Between May 2018 and April 2019, Enjoy's former archives and library intern Imogen Simmonds catalogued and rehoused our archive, making it easier to navigate and accessible to visitors in our new reading room. In this series of blog posts, Imogen reflects on interesting moments from Enjoy’s 19-year history, and considers how our past projects have helped shape who we are today. Read Snapshot #1 here. Read Snapshot #2 here.
Mirrors are deceptive. At first glance, they appear to reflect a sharp and unbiased picture of the here and now, the objective truth. But take a closer look. Push past the sheen of sincerity and consider how these fickle instruments might distort reality. Exactly how trustworthy are the visions they cast back at us? Do they clarify or confound? Or might they exist somewhere in between these extremes? It is precisely these questions that Clare Noonan set out to answer with her exhibition Pilgrim Tourist (6–22 September 2007). This is the second part of my investigation into how artists have handled space and time at 147 Cuba St, Enjoy’s home from 2006–2019. Catch up with part one where I unpack Fiona Connor’s Inner City Real Estate 174/147 (8–21 July 2006) here. Noonan, like Connor, disregards boundaries, challenges binaries and through her practice promotes diverse viewpoints.
Upon walking into Pilgrim Tourist the viewer was confronted by a spectrum of iridescent lenses–Claude Glasses–fixed to the gallery walls. Buckled and brilliant, they drew the eye and cast surreal, funhouse impressions of the space back at visitors. A black orb hung prominently in their midst, eerie and absorbing. Opposite sat another black mirror: a squat TV monitor. On it looped footage of the artist mapping a landscape, surveyor’s wheel in hand. By the entranceway a shabby rucksack strapped with rolls of turf rested against the wall as if recently shrugged off. At the gallery’s far end, rickety steps led from an open window down to a grassy carpet on the corrugated roof below. Photographs of the exhibition conjure both a sense of exploration and domesticity, the scene feels at odds with the public car park and urban hues beyond. Drawing the outside in, the show was an interface between different spaces and places.
In Pilgrim Tourist, Noonan spoke simultaneously to the past and present. She did so via the convex lenses of Claude Glasses. These Eighteenth-century optical tools were historically employed by travelling painters to (re)frame unfamiliar landscapes and bend them to the conventions of the European Picturesque. Noonan, however, used them quite differently; to transcend the built limitations of the gallery space, warping it. Her devices projected both gallery and viewer into a new, dreamy realm of representation inside yet distanced from reality.1 Softened, rose-tinted visions of the contemporary, at first glance these images appear hyper-nostalgic and romanticized. However, Noonan’s mirrors–tied irrevocably to imperialist expansion–also reflected back Aotearoa’s colonial history. In a deliberate act of unmasking, Noonan exposed the Claude Glasses’ modus operandi. By demonstrating how they operate in “real” time and space, she identified them as vehicles of objectification and the images they have sanctioned as interpretations rather than facsimiles of reality. Challenging these oppressive visual narratives, Noonan underlined how Western rhetoric has dominated understandings of space and how one worldview has been imposed upon people and places subject to European colonial regimes.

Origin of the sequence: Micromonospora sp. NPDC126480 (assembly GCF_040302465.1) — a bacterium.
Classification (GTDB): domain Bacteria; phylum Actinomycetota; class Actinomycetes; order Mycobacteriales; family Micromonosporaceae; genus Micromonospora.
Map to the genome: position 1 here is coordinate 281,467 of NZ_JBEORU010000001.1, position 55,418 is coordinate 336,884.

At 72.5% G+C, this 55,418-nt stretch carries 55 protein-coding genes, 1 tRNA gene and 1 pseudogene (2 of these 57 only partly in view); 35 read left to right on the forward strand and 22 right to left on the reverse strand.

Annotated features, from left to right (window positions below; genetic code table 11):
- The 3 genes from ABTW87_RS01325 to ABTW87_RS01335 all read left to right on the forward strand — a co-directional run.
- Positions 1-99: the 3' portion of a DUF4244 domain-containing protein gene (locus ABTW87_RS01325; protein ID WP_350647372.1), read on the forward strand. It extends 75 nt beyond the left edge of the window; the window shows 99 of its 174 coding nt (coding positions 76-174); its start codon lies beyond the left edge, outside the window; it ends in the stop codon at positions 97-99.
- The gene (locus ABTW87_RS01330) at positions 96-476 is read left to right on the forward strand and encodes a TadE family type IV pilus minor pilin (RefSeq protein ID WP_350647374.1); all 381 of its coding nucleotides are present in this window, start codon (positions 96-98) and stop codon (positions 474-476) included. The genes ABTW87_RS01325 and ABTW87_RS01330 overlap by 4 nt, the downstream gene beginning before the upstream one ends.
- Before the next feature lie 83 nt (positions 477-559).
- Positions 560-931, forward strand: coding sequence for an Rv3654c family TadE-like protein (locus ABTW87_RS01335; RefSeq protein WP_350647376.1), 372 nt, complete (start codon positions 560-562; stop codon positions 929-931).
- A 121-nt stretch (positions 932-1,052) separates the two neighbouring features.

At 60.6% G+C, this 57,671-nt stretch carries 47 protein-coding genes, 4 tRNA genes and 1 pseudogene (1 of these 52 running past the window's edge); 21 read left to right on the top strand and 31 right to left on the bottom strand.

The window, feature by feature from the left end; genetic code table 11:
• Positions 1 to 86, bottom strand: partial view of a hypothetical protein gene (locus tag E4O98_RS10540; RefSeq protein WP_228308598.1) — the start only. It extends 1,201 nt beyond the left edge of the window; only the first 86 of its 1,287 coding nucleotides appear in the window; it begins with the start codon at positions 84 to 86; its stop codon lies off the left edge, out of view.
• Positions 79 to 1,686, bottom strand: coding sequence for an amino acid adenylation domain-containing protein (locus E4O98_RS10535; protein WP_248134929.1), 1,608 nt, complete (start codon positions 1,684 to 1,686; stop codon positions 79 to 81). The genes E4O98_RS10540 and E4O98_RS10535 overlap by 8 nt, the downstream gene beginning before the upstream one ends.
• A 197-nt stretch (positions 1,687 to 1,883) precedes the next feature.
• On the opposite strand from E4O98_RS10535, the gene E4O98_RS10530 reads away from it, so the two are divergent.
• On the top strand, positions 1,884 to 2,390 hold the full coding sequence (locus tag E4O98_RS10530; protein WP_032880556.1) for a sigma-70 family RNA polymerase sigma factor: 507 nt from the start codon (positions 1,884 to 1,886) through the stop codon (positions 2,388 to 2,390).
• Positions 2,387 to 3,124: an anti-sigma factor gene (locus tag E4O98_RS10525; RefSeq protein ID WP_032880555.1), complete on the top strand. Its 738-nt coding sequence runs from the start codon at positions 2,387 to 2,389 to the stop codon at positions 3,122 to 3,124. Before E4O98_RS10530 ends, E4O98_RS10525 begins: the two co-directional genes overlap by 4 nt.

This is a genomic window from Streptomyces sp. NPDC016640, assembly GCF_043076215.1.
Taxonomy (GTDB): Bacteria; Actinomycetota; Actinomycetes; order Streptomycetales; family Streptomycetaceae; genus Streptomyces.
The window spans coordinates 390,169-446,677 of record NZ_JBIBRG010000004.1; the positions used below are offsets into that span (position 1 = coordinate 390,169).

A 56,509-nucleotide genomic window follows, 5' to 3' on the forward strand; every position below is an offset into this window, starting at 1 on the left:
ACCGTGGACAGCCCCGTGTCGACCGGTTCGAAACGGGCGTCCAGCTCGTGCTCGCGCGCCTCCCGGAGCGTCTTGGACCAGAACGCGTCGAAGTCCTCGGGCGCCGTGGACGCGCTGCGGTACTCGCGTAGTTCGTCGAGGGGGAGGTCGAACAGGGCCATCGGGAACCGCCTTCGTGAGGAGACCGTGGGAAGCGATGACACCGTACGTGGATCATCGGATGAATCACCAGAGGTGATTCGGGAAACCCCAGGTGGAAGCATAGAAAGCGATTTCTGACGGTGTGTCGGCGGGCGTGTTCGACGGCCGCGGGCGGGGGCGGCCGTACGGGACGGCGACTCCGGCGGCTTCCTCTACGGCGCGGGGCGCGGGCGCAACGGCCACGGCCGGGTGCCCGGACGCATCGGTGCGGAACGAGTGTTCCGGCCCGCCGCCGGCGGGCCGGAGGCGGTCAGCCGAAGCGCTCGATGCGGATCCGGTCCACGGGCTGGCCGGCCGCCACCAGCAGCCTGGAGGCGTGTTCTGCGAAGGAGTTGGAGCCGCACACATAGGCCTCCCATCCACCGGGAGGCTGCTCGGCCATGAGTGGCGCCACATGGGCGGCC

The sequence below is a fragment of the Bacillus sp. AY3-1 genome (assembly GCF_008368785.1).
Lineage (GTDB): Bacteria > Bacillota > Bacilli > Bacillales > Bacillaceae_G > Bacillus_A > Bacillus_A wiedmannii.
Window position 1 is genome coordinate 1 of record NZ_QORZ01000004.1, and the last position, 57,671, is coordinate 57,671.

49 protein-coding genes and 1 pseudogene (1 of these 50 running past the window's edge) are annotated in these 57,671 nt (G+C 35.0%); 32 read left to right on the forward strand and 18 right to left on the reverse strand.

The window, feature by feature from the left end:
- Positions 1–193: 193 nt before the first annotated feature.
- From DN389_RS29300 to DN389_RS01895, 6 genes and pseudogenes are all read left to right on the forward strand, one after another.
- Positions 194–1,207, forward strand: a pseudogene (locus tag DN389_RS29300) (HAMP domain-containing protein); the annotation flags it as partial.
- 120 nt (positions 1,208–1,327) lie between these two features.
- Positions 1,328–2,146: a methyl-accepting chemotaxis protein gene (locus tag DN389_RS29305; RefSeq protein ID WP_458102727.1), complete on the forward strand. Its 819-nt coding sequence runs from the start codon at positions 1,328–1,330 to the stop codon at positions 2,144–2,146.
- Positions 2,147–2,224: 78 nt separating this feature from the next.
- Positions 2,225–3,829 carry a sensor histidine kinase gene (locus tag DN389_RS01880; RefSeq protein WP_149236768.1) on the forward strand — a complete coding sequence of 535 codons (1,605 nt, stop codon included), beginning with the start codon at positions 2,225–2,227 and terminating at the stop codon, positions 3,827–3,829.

Noonan’s glasses asked viewers to be self-reflexive and to consider which other “distorted truths” people subscribe to unquestioningly.2 In dispelling a single overarching perspective, Noonan’s exhibition spoke to diverse ways of seeing; each viewer’s unique perspective conditioned the image thrown back at them. Straddling the past and contemporary, Pilgrim Tourist disrupted and undermined binary logic. It called here/there and real/representational into question, and defined the gallery as a charged zone within which contradictions co-exist.
Like Inner City Real Estate, Pilgrim Tourist can also be understood as a vehicle for placemaking–the act of creating meaning and defining space through action. While Connor’s placemaking was institutional, about redeveloping the organisation’s identity during a period of transformation, Noonan mobilised placemaking to personal effect. Noonan incorporated components of her own past into Pilgrim Tourist so as to bridge the gulf between different phases of her life. Uprooting rolls of living turf from her home in Christchurch and re-placing them in her exhibition, Noonan spliced and reconfigured space/time through representation.3 Playing off the black mirror’s function as an aid in consolidating place, Noonan used the tools to identify her past as a component of her Wellington-based present.4
Both Connor and Noonan’s exhibitions underline the possibilities that working critically with nuanced ideas can afford us. Their installations shook the neutrality of the gallery space, contorted reality and animated alternative spaces inside Enjoy. Melding together different points in space/time in order to confront tradition, they approached the gallery as a critical space with layered and intersecting meanings. In their manipulation of abstract concepts they emphasize the importance of flexibility, testing boundaries and diversifying perspectives.
Frances Loeffler, “Through a Glass, Darkly,” Enjoy Public Art Gallery, September 2007, accessed 5 February, 2019, http://enjoy.org.nz/publishing/exhibition-essays/through-a-glass-darkly/through-a-glass-darkly.
Frances Loeffler, “Through a Glass, Darkly.”
Frances Loeffler, “Through a Glass, Darkly.”
Jason Hoelscher, “Occupy Space/Time: Time-Folding in Contemporary Art,” Art Pulse Magazine, accessed 1 March, 2019, http://artpulsemagazine.com/occupy-spacetime-time-folding-in-contemporary-art.